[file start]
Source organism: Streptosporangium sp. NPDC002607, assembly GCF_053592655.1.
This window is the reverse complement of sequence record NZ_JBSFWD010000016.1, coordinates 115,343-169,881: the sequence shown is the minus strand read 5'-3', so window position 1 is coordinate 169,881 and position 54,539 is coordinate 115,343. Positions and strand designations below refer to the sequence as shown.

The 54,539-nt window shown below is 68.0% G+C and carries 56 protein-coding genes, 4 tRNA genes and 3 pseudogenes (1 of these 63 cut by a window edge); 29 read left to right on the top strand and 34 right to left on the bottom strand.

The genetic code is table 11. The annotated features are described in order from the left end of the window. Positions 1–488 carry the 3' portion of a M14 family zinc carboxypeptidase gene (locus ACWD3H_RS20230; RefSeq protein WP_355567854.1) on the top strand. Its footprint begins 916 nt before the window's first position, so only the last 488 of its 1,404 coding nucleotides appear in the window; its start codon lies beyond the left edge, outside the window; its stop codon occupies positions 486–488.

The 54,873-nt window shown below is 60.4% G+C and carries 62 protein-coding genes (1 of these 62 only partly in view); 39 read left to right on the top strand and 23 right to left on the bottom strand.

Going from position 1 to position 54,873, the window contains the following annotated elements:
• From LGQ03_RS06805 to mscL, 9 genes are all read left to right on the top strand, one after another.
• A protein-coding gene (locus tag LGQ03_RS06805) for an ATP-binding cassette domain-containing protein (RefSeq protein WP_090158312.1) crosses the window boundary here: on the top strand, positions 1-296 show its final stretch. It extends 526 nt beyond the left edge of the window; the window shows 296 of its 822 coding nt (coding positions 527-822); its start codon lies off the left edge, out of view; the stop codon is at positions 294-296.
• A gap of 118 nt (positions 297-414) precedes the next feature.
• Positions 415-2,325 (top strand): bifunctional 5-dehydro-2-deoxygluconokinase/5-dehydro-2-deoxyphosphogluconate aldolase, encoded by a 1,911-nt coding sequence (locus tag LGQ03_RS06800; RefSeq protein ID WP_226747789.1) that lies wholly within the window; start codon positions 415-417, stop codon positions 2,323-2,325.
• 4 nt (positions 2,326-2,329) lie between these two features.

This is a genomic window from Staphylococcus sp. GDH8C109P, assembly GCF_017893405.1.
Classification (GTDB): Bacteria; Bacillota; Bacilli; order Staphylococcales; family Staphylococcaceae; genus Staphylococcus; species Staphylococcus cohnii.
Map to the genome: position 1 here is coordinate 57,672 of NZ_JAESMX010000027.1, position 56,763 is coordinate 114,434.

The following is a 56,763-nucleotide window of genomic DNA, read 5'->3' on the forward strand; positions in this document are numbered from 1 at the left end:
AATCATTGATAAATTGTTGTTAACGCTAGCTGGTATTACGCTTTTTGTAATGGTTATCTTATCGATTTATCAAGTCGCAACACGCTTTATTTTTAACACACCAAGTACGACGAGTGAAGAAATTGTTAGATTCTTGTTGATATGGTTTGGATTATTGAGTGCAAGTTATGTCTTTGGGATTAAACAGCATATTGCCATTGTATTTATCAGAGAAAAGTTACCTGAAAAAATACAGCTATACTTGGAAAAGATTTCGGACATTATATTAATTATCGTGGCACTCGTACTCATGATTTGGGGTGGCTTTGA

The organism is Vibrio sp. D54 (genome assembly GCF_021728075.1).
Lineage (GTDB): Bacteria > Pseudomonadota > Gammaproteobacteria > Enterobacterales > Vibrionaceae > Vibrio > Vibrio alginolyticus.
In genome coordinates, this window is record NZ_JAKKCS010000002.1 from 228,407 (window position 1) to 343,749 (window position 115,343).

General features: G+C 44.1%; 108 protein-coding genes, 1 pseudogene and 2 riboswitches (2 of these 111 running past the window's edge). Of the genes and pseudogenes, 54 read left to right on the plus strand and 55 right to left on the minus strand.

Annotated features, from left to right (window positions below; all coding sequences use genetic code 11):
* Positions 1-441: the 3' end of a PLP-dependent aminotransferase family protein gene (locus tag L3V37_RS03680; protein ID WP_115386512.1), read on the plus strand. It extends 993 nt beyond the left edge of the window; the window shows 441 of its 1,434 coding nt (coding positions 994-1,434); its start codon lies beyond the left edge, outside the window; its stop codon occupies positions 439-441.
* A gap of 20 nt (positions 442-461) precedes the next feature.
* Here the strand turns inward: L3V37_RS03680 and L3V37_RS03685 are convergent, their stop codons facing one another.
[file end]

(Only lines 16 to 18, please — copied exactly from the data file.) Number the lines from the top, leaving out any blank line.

AATCATTGATAAATTGTTGTTAACGCTAGCTGGTATTACGCTTTTTGTAATGGTTATCTTATCGATTTATCAAGTCGCAACACGCTTTATTTTTAACACACCAAGTACGACGAGTGAAGAAATTGTTAGATTCTTGTTGATATGGTTTGGATTATTGAGTGCAAGTTATGTCTTTGGGATTAAACAGCATATTGCCATTGTATTTATCAGAGAAAAGTTACCTGAAAAAATACAGCTATACTTGGAAAAGATTTCGGACATTATATTAATTATCGTGGCACTCGTACTCATGATTTGGGGTGGCTTTGA

The organism is Vibrio sp. D54 (genome assembly GCF_021728075.1).
Lineage (GTDB): Bacteria > Pseudomonadota > Gammaproteobacteria > Enterobacterales > Vibrionaceae > Vibrio > Vibrio alginolyticus.